Gr 6-10-This is a fairly standard description of the violent end to Lincoln's life. Holzer provides the Civil War context of the event and then details April 14 and 15, 1865. While much of this book is a rehashing of what has been printed hundreds of times, it does work hard, particularly in the chapter entitled "Why Murder Lincoln?," to demonstrate that this president was not always the universally beloved icon that students see him as today. This is an important perspective and the Lincoln and Booth camps are equally represented throughout. The black-and-white photos and reproductions are appropriately chosen, and the postscript tells what happened to the principal players after the fact. Robert Somerlott's The Lincoln Assassination in American History (Enslow, 1998) focuses more on the events surrounding the murder and gives a better sense of how America changed because of it, while Deborah A. Marinelli's The Assassination of Abraham Lincoln (Rosen, 2002) is shorter and more focused on the shooting itself. Holzer's book can serve as a readable account for those fascinated by the subject or as a serviceable resource for reports.-Andrew Medlar, Chicago Public Library, IL Copyright 2004 Reed Business Information.
Kirkus Reviews
Through parallel narratives, Holzer tells the story of Lincoln's presidency and John Wilkes Booth's conspiracy to avenge the fall of the Confederacy. He explains the evolution of Lincoln's attitude toward slavery as well as the evolution of the plot against Lincoln. Booth had witnessed the hanging of John Brown in 1859 and was both inspired by and jealous of the instant fame that Brown's historic action garnered. Booth led a conspiracy to kidnap the president in order to exchange him for the thousands of Confederate prisoners of war. The plan evolved into a plot to murder Lincoln, Vice President Andrew Johnson, and Secretary of State Seward, in an attempt to throw the entire government into chaos. Holzer neatly weaves a huge amount of information into this fascinating story, a page-turner for history buffs. Archival prints and photographs enrich the text and he points out inaccuracies in the prints. A superb addition to the field. (postscript, bibliography, places to visit, index) (Nonfiction. 10+)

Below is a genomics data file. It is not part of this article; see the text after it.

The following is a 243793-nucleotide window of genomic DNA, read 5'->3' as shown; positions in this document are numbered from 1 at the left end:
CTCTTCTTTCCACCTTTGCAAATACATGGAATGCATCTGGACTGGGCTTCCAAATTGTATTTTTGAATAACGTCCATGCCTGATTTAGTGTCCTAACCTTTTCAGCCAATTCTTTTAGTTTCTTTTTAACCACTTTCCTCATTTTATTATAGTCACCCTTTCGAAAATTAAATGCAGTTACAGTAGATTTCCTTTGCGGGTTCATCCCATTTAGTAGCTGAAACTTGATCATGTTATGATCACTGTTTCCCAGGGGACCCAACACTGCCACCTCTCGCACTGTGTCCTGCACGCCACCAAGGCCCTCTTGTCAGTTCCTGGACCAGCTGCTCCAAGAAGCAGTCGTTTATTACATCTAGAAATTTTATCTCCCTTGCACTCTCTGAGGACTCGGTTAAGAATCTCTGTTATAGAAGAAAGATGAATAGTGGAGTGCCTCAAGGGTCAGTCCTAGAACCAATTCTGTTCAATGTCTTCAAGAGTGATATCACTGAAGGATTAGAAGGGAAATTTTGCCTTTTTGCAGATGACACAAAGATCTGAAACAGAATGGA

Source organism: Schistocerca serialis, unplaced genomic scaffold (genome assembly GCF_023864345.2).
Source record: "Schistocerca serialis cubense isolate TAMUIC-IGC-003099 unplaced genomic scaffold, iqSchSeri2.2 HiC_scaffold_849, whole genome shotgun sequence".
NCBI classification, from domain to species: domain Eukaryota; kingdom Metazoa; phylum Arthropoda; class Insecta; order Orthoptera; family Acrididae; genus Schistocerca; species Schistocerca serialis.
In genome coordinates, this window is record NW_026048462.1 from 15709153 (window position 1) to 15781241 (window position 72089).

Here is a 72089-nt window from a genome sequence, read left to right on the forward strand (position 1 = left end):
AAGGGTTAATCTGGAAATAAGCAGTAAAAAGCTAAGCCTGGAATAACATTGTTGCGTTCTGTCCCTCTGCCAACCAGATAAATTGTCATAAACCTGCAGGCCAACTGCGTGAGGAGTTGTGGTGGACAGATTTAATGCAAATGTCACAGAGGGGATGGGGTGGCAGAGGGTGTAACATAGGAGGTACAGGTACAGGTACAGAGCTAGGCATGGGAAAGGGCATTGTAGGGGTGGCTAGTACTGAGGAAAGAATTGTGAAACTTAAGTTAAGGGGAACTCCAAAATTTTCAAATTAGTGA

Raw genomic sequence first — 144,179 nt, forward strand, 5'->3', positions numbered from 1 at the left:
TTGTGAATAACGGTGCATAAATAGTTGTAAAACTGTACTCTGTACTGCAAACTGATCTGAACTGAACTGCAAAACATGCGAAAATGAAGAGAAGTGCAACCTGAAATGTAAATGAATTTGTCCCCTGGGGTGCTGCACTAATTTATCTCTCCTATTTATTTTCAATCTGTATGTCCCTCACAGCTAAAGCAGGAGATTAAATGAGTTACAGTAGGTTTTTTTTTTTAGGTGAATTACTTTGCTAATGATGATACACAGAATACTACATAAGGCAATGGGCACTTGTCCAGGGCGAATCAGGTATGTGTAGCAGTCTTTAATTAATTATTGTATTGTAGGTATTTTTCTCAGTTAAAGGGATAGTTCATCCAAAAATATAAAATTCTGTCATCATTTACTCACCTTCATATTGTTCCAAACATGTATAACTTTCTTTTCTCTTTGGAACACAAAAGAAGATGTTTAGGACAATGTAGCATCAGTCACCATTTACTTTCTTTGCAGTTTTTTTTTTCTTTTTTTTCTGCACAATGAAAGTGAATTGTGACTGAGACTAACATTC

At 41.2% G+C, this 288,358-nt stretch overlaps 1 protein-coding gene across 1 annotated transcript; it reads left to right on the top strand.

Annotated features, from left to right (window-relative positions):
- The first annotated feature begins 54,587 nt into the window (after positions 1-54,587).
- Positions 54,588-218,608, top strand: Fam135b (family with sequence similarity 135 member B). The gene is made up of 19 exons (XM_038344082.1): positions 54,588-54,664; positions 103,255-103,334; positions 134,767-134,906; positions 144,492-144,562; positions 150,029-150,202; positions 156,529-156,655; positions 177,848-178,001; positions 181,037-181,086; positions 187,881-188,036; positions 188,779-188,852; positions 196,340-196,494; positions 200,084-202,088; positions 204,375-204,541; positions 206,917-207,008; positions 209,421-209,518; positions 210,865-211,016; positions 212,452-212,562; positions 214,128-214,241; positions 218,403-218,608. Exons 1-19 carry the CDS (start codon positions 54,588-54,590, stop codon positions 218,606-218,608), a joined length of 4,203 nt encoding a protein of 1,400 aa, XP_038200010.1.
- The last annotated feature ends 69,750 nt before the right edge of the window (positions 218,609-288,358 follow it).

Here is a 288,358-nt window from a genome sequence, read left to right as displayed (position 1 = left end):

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Product Details

  • ISBN-13: 9781563979859
  • Publisher: Boyds Mills Press
  • Publication date: 1/28/2004
  • Pages: 184
  • Sales rank: 975,760
  • Age range: 8 - 18 Years
  • Product dimensions: 6.20 (w) x 9.30 (h) x 0.90 (d)

Meet the Author

Harold Holzer, Senior Vice President for External Affairs at the Metropolitan Museum of Art, served as chairman of the Abraham Lincoln Bicentennial Foundation. He is the author, co-author, or editor of 35 books on Lincoln and the Civil War era. He has won many research and writing awards, most recently the National Humanities Medal in 2008. Holzer is a former journalist, and political and government press secretary.

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Sort by: Showing 1 Customer Reviews
  • Anonymous

    Posted April 10, 2007

    A reviewer

    Harold Holzer does an excellent job at describing in great detail the events and people that led up to the assassination of President Abraham Lincoln. Most people know the basic story of Lincoln's assassination, but do they really know why it happened? Booth was a well known actor which gave him access to the box Lincoln was sitting in when he was shot. Lincoln had also dismissed his body guard for the night, so he could go home and be with his family. The murder of Lincoln started out as a kidnapping. The South wanted to kidnap Lincoln until they got back their soldiers that were taken in the war. The plan was to let Lincoln go after their soldiers were returned. Booth took it out of proportion after his accomplices decided against the plan, so Booth wanted to kill Lincoln. He thought he would be a hero to the South. I would highly recommend this book to anyone who likes history. It was a very easy read and helped me learn a lot about President Lincoln.